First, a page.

The Cape route is our main trade lifeline with Europe. Establishment of Soviet naval bases on a Communist African shore or a government in South Africa sympathetic to the cause of Communist powers would enable our economic jugular vein to be cut if the Communist powers decided to step up the Cold War, and we must have short memories indeed if we forget the Russian blockade of Berlin. Communist China has troops and engineers in Tanzania ostensibly to build a railway line, and Chinese Commuist subversion, terror, investment and influence in Zambia, Uganda, the Congo and Guinea are a continuing threat to any hopes of African democracy. It is not surprising that Russia and China would like to have a black dominated government in South Africa over which they could exercise the same strong influence as they do in other black African countries. So white antiCommunist South Africa must be got rid of, and it is aimed to do this in 2 ways. First, South Africa must be discredited in the eyes of the world, and the Communists are using South Africa's policy of apartheid to achieve this. Their second tactic is to employ terrorist activities similar to the ones which they themselves have found so successful in Vietnam, Laos and Cambodia.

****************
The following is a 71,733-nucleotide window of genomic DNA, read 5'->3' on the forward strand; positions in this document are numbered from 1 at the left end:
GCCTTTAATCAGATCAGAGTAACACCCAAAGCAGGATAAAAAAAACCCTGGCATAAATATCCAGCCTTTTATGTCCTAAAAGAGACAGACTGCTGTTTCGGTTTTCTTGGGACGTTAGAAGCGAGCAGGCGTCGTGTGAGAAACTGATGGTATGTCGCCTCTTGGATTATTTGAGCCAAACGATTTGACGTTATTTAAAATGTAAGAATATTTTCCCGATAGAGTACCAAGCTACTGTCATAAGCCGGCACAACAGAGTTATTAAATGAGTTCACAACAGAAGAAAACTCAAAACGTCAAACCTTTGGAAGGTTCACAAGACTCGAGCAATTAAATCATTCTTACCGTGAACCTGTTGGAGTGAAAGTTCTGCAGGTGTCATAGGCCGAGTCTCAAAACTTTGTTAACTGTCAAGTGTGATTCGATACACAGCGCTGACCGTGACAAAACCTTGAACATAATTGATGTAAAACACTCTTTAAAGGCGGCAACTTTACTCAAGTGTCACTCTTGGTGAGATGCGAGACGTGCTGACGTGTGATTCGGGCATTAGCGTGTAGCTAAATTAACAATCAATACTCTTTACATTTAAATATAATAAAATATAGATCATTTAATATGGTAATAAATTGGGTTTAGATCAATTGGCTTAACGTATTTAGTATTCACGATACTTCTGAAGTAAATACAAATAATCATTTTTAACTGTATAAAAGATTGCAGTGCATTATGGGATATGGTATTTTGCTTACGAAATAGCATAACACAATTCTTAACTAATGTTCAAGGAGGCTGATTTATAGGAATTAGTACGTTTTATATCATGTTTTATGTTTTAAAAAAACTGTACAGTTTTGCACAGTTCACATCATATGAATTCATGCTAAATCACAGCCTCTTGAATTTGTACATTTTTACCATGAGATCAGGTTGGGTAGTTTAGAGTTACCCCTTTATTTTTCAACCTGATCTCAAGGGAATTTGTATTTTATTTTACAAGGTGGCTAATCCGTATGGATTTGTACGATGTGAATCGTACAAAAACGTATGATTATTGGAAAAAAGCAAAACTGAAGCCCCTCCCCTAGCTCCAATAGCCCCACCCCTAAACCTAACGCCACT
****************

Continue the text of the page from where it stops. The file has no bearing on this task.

Whilst in Rhodesia I held in my hands a Chinese mortar and other weapons captured from the terrorists, which were exactly the same as those I had seen and held in my hands in Vietnam which had been captured from the North Vietnamese. In South Africa I saw photographs of Mao Tse-tung, the little Red Book and various travel documents which proved that terrorists had been taken from Africa to China, Russia and Communist East Europe for training in terrorist activities. I have photographs here which clearly prove this, and I can show them to any honourable member if he wishes to see them later. We as Australians will ignore these things at our peril. It is true that South Africa does not have democracy in the form in which we practise it in Australia, but then neither do Russia and China and half the other countries of the world. There is no doubt that the result of the introduction of one man one vote in South Africa would result in immediate black rule for that country and many fear that this would be followed by inter-racial slaughter and inter-tribal slaughter, such as has happened in the Congo, Biafra and other African countries.